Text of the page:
The enormous trees forming rainforest canopies bear little resemblance to their seedlings, many described for the first time in the new field guide, “Seedlings of Barro Colorado Island and the Neotropics,” published in July 2009 by Cornell University Press. Author Nancy Garwood, professor of plant biology at the University of Southern Illinois in Carbondale, began the daunting task of describing seedling stages of tropical plants 25 years ago at the Smithsonian Tropical Research Institute in Panama.
Garwood’s guide greatly simplifies the process of identifying seedlings, which lack brightly colored flowers, fruit and other distinguishing adult characteristics. Richly illustrated by Margaret Tebbs, the guide includes descriptions of nearly 3,000 species in 1,243 genera representing 229 families.
“Exact description of plants and animals at all life stages underlies profound ecological insight,” said Ira Rubinoff, staff scientist and director emeritus of the institute, who gave the go-ahead for the establishment of a novel, large scale forest-monitoring plot on Barro Colorado Island in 1980. Botanists are in the midst of their 16th annual seedling census, enabled by Garwood’s pioneering work to identify seedlings there.
The forest-dynamics plot in Panama was the first of 34 such plots in a multi-institutional network coordinated by the Center for Tropical Forest Science–Smithsonian Global Earth Observatories project. Garwood and collaborators head up comparative studies at the forest dynamics plots in Yasuni, Ecuador, and in the Luquillo plot in Puerto Rico aimed at understanding the role of different life-history stages in different tropical communities and their responses to environmental change.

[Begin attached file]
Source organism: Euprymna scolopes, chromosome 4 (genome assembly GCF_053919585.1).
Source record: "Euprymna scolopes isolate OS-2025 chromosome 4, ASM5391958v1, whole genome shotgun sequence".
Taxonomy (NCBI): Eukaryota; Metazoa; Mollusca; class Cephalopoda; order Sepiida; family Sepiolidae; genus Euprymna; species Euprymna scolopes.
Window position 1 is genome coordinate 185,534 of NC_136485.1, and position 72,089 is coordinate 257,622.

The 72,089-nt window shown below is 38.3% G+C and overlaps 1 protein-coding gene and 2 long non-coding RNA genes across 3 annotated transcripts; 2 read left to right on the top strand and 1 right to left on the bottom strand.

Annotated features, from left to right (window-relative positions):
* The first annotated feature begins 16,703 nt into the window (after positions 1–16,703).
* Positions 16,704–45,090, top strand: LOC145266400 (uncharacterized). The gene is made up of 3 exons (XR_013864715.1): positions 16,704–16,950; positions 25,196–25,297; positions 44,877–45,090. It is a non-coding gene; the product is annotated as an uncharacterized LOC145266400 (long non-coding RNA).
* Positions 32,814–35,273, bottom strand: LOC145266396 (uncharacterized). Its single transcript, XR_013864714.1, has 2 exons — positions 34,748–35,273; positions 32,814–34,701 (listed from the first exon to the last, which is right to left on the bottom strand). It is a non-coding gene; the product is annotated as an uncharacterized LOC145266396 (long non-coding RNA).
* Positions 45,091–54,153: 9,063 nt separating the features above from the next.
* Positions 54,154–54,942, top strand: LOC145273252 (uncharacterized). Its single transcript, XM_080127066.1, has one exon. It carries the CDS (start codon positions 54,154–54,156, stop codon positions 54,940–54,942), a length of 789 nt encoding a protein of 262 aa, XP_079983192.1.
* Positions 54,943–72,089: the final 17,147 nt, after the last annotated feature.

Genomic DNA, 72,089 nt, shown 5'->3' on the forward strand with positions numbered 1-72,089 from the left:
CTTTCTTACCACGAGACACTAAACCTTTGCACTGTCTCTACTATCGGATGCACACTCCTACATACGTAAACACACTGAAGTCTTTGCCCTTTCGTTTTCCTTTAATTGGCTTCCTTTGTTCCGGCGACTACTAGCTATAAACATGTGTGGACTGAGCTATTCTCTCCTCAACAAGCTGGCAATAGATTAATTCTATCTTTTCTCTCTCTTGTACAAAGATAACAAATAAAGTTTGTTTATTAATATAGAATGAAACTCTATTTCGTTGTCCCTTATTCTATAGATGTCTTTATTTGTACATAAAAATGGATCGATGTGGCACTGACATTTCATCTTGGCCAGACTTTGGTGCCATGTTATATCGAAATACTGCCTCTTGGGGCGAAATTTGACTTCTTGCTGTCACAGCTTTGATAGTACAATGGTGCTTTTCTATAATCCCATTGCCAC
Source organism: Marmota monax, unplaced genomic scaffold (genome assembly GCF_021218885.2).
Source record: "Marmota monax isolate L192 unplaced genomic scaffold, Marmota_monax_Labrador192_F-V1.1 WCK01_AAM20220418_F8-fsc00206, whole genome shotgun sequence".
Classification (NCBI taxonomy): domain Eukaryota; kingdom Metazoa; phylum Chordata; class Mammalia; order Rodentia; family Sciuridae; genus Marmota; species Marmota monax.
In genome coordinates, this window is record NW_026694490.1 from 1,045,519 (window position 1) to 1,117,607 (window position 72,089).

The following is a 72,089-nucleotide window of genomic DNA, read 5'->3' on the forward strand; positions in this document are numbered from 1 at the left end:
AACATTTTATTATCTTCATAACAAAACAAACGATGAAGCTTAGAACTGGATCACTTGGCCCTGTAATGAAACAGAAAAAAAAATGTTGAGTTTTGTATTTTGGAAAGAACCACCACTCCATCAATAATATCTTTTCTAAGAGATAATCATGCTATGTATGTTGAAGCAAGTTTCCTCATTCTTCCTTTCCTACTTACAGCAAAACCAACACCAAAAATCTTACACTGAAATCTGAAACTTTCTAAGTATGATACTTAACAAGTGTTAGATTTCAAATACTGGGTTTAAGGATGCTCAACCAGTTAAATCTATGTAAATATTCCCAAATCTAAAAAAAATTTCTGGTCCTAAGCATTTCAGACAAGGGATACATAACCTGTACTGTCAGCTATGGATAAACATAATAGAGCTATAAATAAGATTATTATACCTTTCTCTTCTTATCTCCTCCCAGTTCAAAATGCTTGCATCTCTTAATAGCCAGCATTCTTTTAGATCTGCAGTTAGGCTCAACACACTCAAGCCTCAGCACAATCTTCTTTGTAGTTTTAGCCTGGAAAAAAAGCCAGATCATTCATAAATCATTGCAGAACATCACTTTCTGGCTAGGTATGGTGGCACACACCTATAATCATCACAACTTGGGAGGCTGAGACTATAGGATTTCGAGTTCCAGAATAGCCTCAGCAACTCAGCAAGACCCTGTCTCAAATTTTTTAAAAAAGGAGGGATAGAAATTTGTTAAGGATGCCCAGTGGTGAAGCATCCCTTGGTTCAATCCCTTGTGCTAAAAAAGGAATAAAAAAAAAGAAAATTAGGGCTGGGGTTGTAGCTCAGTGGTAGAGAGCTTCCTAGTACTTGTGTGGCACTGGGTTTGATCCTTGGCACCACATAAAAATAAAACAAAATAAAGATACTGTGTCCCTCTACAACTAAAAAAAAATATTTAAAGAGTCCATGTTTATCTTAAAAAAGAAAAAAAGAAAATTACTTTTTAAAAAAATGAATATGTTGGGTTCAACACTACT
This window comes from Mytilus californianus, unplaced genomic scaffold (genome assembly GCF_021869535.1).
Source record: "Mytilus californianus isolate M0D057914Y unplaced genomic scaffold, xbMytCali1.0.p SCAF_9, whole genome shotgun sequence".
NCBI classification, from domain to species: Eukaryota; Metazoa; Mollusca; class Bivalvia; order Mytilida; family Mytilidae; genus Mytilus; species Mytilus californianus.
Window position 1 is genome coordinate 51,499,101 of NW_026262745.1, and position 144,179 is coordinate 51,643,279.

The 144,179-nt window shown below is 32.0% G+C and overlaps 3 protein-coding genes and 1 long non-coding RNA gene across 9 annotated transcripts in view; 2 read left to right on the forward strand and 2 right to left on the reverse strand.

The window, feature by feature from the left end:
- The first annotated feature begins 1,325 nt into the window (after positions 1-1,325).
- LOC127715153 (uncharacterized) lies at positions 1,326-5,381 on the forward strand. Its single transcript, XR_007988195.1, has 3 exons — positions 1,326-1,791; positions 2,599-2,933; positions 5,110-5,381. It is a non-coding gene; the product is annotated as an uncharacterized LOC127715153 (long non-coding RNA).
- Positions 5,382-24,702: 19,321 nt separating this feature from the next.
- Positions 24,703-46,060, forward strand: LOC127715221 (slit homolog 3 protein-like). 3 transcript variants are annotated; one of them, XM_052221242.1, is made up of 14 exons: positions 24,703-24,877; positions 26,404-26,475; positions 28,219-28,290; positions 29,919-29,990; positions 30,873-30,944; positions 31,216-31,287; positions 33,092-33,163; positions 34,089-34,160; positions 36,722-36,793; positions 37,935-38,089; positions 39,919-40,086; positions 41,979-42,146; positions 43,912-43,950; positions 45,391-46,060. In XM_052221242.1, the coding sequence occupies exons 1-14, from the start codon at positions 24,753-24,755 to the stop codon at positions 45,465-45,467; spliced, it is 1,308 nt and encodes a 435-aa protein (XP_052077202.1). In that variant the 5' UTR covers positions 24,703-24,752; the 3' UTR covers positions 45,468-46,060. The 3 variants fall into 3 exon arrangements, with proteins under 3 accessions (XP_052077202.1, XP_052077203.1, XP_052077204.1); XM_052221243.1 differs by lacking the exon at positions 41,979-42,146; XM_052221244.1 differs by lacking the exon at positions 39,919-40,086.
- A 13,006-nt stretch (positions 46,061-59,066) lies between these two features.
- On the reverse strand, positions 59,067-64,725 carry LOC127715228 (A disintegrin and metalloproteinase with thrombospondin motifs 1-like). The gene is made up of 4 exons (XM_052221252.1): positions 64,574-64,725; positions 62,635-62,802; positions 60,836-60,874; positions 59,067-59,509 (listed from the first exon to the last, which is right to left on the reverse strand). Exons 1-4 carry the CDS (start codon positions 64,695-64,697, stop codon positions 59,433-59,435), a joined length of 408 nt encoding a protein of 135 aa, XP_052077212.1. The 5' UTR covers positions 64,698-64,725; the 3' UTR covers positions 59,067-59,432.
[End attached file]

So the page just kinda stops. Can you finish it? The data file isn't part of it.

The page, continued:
“Seed and seedling survival, perhaps the most vulnerable stages in the life of a plant, define the outcomes of climate change, carbon cycling and biodiversity evolution on a very local scale and across the globe,” said Rubinoff. “This first guide to tropical forest seedlings will be an essential handbook as we continue long-term monitoring of forests in this hemisphere.”
STRI, headquartered in Panama City, Panama, is a unit of the Smithsonian Institution. The institute furthers the understanding of tropical nature and its importance to human welfare, trains students to conduct research in the tropics and promotes conservation by increasing public awareness of the beauty and importance of tropical ecosystems. Web site: www.stri.org.
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Ref. Nancy C. Garwood, Margaret Tebbs (illustrator), Robin Foster (forward). Seedlings of Barro Colorado Island and the Neotropics. 2009. Cornell University Press. 656 pp.